Citizen Kane – Movie Review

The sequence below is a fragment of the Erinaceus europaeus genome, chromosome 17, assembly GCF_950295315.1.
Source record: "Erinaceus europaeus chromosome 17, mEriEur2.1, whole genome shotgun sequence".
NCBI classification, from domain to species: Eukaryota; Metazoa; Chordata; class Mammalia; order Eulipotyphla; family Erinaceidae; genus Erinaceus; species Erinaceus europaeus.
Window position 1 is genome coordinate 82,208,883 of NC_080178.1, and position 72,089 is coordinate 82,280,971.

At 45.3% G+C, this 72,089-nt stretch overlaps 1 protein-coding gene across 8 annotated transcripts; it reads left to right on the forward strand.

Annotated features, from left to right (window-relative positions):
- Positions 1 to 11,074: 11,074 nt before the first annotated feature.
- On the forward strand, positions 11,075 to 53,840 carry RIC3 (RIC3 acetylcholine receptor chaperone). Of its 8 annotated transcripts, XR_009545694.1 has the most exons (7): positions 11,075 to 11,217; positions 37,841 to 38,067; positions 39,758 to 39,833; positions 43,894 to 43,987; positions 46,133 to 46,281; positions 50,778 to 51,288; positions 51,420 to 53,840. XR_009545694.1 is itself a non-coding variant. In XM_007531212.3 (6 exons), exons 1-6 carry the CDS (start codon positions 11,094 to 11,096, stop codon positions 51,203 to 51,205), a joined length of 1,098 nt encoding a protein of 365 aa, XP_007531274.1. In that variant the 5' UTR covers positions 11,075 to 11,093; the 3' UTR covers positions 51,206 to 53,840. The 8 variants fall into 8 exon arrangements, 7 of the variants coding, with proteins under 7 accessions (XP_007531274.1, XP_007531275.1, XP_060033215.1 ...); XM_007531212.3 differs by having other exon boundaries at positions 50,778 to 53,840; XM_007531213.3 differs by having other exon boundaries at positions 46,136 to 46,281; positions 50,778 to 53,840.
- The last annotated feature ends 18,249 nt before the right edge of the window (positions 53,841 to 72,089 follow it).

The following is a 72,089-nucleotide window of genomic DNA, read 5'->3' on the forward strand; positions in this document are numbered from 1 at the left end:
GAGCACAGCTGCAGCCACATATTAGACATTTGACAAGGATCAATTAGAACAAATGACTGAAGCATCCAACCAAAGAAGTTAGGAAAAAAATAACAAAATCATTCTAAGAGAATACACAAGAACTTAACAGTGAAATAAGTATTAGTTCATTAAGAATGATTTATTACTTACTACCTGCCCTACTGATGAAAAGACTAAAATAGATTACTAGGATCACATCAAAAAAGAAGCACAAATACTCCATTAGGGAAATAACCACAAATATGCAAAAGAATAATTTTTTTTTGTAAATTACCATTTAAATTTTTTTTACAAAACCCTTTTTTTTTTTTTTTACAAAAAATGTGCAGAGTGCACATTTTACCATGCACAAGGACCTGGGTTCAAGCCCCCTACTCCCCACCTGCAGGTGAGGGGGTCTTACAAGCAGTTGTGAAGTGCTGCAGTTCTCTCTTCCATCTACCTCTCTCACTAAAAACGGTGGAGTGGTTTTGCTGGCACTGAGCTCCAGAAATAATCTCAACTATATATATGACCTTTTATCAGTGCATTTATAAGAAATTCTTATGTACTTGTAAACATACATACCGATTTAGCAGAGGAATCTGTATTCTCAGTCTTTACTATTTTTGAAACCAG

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Citizen Kane came out in 1941 and has become one of the most talked-about and widely referenced films of all time it’s so popular and so influential that it’s essentially become a phrase well you know that movie was pretty good but it wasn’t Citizen Kane or anything or you know I wasn’t expecting it to be Citizen Kane it was alright or that film is the Citizen Kane of crime dramas it’s so well known that it’s become a part of our pop culture it’s become a part of the way we speak Morrison Welles directed the film he stars in it he took part in the screenplay and the producing the production of the film was historic at the time because he was mostly known for his theater work and that’s where he felt most comfortable and that’s where he really wanted to maintain himself but Hollywood kept trying to court him and get him to make films for them and he took part in a very controversial contract that essentially gave him complete creative control final cut everything they couldn’t have people on set despite the fact that RKO Pictures would sometimes try to get people on set to see what they were doing he had so much control something that was unprecedented at the time especially for someone as young as he was this film in every way could have been a complete financial and critical disaster and yet it has endured as a classic of our times for some though Citizen Kane can be a very daunting film to watch or talk about in fact for me sitting here it’s rather imposing just to just make a review of it because so many other people have analyzed this film from back to front for decades there’s really nothing new that I can say about the movie I can simply tell you my experience with it and how I’ve come to really love the film because when I was younger and I saw it for the first time I just really didn’t get it it didn’t really mesh with me you hear so much about this film and so many people hype it up endlessly it’s constantly on lists as one of the best films of time or the best film ever made many well-known critics have named it their favorite film and so you sit down expecting to be transported away to a world in which you are so blown away that you can no longer speak and you’re so hyped and you’re so ready and it’s just a really technically well-made film that’s masterfully directed and so impressive for what Orson Welles had going for him at the time in regards to what he had done before or what he had not done before on a technical level cinematography music this being Bernard Herrmann’s first film score acting story structure it’s unprecedented for its time and easily my favorite film of the 1940s it’s such an incredibly well made movie but I can totally understand how anyone would watch this and say I mean it’s good but like why is everyone say this is the best movie ever made it’s kind of boring like I can totally see people thinking that because it does not follow common story structure it’s not like a enthralling story so to speak it’s not like you sit and watch like 12 Angry Men and you get so invested in these characters despite the fact that it is an excellent character study and you can look at its story and its depiction of that excess and see it so many times today a thousand times over in various celebrities as I was watching the film most recently a couple days ago to prepare for this review I thought a lot about Michael Jackson and his Neverland Ranch filled with animals his pet chimpanzee all of the money and random things he would buy he would buy statues he essentially was a modern-day Citizen Kane but it’s understandable that anyone might watch this film and just not appreciate it because it’s been hyped so much and it’s very dangerous for a film to to gain such notoriety because you watch it expecting to be transported to another planet or something and it’s just a really damn great movie that was far ahead of its time in regards to what it was trying to do Orson Welles later said one of my favorite quotes about filmmaking ever when someone asked him how he was so audacious enough to make a film like this at that point in his life he said ignorant sheer ignorance you know there’s no confidence to equal it it’s only when you know something about a profession I think that you’re timid or careful which is so true when I was a kid making short films we didn’t think about the meaning we didn’t wonder what people might think of what we were making because we just wanted to make it and we didn’t care as much about like a response to it we weren’t psychoanalyzing every little thing to make sure that what we were doing wouldn’t potentially be awful we just really wanted to get our vision out there even if it was really amateur and bad Orson Welles though coming from that theater background knew how to tell a story and knew how to put something together and he knew how to make something different that Hollywood hadn’t seen at the time I mean just the fact that the film allows the audience to become a part of the narrative like early on with the news on the march sequence where we’re learning about the life of Charles Foster Kane we’re hearing about his background how he was raised his Millions his various relationships this was a very unorthodox approach to storytelling and story structure people I think at first were kind of confused by the movie and it took a long time for the world to realize how influential the movie actually was now yes there’s a major plot hole in the film that has been discussed a lot the fact that the film opens with Charles Foster Kane dying and saying the word rosebud and then starts the entire basic story of the movie this reporter who’s attempting to figure out what rosebud means and so he’s visiting all these figures that were integral to Kane’s life trying to figure out if he can get a great story to publish about what rosebud means the plot hole being that he died alone and no one was around and so we’re kind of left to believe that perhaps hit one of his maids or Butler’s may have heard him say this and there’s elements to the movie that you can say well that’s not good that’s not good there’s too much exposition for instance or maybe some of the performances are a little hammy at times but you just cannot deny the fact that this movie was leaps and bounds ahead of every other film in its time this movie does not feel like a movie that was released in 1941 it feels like a film that could have been made today if you strip away the obvious technical stuff the black and white and some of the sound and things that obviously identify the time period the filmmaking the precise cinematography use of cross dissolves the way everything flows so smoothly the way he moves in the camera in someone when they’re having an angry moment or pulls back when there’s a softer moment on display Orson Welles was ahead of his time he was a perfectionist like all great filmmakers one of his great annoyances with the movie was that during the snowy scenes early on despite the fact they look really good you couldn’t see the actors breath because it was shot in a studio and that pissed him off because he’s a perfectionist he wants it to be as good as it can be which is a sign of an excellent filmmaker and and you can watch this in Kane today and say well I didn’t really appreciate that that wasn’t for me and I would understand that because the first time I saw it when I was younger I didn’t really get it it just wasn’t for me but as I got older I kept being drawn to it and I wanted to see it again I had similar experiences with Blade Runner for instance didn’t really appreciate the movie on first viewing but it just kept festering in my mind and Citizen Kane is one of those movies and you really can’t deny the importance and the impact fulness of this film I’m gonna give a Citizen Kane and a-plus guys thank you so much as always for continuing to watch this series of pre-1970s reviews I have one more to do in December look forward to that as always if you like this you can click right here and get stuck mine eyes